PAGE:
The company was incorporated on
22 May, 1890
and capitalized at $250,000. The principals were Albert Braun, president and
general manager; Gorge B. Kittinger, vice-president; D. N. Baxter, secretary;
and Herman Chapin, treasurer.
Brewing operations commenced on December 15, 1890, and the product reached the market three months later in late March of '91. The brewery's primary brands were Columbia Beer (at left), Standard Beer, and Braun's Beer. Two months later, on May 1st, the first ever locally brewed Braun's Bock Beer was released with much fanfare.
The company also used their excess refrigeration capacity to offer their ice for home use.
Some of the brewery workers, in the photo above, are wearing seven button shirts, indicating that they are among the brewery's volunteer fire brigade. The man second from the left, holding the sign, is J. Henry Beckman, the plant engineer and brewmaster who oversaw the plant's construction and start-up. Once it was in full production he took a new position with the Milwaukee Brewery in Tacoma.
The advertisement shown here is a fantasy depiction of the facility - a common practice at the time. The breweries were rarely as grand as the drawings in their advertising, as you can see when you compare this ad with the cabinet photo at the top of the page.
The annual meeting of stockholders, held on October 28, 1892, resulted in the election of majority shareholder, Otto Huber, to the position of president; and Albert Braun, vice president and general manager.
On 11 January, 1893, the Braun brewery joined the Claussen-Sweeney Brewing Co. and Hemrich's Bay View Brewery to form Seattle Brewing & Malting. This consolidation was effected by Otto Huber's syndicate, who had successfully merged three breweries in the formation of the Rock Island Brewing Co. in his home state of Illinois. The consolidation was furthered by a Huber associate, George Gund, who had purchased Claussen's interest in the Claussen-Sweeney Brewery.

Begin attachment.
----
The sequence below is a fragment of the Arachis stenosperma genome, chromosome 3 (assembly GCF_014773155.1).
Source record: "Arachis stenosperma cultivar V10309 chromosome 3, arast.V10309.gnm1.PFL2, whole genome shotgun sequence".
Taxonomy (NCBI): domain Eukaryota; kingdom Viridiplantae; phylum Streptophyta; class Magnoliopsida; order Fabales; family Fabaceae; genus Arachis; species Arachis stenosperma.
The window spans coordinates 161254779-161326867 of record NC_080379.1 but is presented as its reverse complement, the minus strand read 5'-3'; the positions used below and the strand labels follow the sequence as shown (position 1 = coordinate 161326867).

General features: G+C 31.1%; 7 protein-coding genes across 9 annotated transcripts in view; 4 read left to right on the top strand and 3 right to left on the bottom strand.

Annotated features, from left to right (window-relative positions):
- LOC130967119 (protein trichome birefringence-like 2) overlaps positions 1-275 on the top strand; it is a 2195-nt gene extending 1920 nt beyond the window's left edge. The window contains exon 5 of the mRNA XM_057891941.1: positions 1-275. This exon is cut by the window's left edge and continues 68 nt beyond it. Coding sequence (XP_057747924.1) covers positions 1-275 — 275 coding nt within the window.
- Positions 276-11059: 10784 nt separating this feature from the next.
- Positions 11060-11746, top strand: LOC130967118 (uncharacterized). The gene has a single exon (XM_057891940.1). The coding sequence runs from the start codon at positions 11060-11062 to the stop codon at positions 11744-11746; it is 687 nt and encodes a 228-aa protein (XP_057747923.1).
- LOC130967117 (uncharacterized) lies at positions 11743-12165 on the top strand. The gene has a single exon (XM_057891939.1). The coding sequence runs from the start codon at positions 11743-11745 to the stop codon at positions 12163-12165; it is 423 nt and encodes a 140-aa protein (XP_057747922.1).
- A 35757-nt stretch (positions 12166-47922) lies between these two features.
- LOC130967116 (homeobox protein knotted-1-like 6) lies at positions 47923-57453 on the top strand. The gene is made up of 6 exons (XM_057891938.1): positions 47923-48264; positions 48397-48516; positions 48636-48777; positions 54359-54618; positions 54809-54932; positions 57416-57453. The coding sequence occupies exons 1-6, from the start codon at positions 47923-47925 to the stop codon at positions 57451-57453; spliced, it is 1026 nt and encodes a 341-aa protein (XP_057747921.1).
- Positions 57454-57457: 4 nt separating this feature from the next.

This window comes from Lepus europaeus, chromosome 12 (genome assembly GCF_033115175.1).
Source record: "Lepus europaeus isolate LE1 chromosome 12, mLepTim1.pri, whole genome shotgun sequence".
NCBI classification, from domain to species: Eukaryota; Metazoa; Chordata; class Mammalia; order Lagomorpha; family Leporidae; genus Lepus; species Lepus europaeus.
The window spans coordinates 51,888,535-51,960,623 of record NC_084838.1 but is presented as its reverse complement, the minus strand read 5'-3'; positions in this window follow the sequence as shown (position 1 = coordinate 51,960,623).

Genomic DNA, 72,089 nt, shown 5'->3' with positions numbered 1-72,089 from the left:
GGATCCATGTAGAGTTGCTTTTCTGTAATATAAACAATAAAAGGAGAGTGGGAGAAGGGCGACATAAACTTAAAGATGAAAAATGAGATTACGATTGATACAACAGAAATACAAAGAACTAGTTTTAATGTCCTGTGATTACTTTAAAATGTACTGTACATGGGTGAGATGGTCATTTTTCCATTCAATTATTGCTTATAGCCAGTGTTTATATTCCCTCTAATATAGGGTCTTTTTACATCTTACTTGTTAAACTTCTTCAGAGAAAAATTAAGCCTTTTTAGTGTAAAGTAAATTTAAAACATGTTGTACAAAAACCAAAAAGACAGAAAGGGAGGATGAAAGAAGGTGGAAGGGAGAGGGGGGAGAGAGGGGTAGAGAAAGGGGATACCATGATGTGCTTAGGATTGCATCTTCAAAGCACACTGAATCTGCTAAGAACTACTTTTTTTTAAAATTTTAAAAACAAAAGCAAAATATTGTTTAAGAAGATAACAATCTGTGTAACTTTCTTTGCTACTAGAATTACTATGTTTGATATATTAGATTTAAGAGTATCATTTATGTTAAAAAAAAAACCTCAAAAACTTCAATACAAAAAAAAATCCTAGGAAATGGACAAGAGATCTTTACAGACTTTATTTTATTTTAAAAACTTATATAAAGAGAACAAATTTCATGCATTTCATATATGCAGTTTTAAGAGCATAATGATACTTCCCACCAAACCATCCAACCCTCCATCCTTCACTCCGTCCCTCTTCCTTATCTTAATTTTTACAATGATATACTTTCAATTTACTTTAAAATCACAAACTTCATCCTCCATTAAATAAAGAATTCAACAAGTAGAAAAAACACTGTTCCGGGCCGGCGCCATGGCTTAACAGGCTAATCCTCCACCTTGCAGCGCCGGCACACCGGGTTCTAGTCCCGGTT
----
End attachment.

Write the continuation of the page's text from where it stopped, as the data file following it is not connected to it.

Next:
Albert Braun was elected first vice president of the new association, with Andrew Hemrich, president; Edward F. Sweeney, Secretary; and Fred Kirschner, Treasurer. The board of directors then sent Albert to San Francisco to handle the association's extensive business concerns in that city. Additionally, the board elected to close the Braun Brewery. While strictly a financial decision, Braun took it personally, and in August of 1893, Albert Braun returned to seattle and resigned as vice president. He had no further dealings with SB&MCo except for his stock holdings.
Albert remained in Seattle until the following October, when he moved to Rock Island, Illinois. He was never to enjoy the prosperity that the shareholders in Seattle Brewing & Malting would earn. On February 27, 1895, at the age of 32, he took his own life. (see biography)
While still holding a significant number of Seattle Brewing & Malting Co. shares, he was not considered well-to-do in the matter of ready cash. Also, Otto Huber had reneged on his promise to invest with Albert in the purchase of a brewery in LaSalle, Ill. It was believed that this was the final blow that pushed Albert to make the ultimate decision.
On September 29, 1899, the Albert Braun brewery was completely destroyed by fire. The monetary loss on the brewery, which had been idle since 1893, was nearly $100,000, about half covered by insurance. The brewery wasn't rebuilt, but the fire spared the refrigeration plant, so the firm was able to resume its retail ice business.
WARNING - I've seen phony match safes from seven different WA breweries - all with graphics taken from my history pages. The fakes I'm aware of are supposedly from: Hemrich Bros. Brewing Co., Seattle Brewing & Malting, Bellingham Bay Brewery, Aberdeen Brewing Co., Albert Braun Brewing Assn., Columbia Brewing Co., and the Washington Brewing Co. of Everett.
taken from label above
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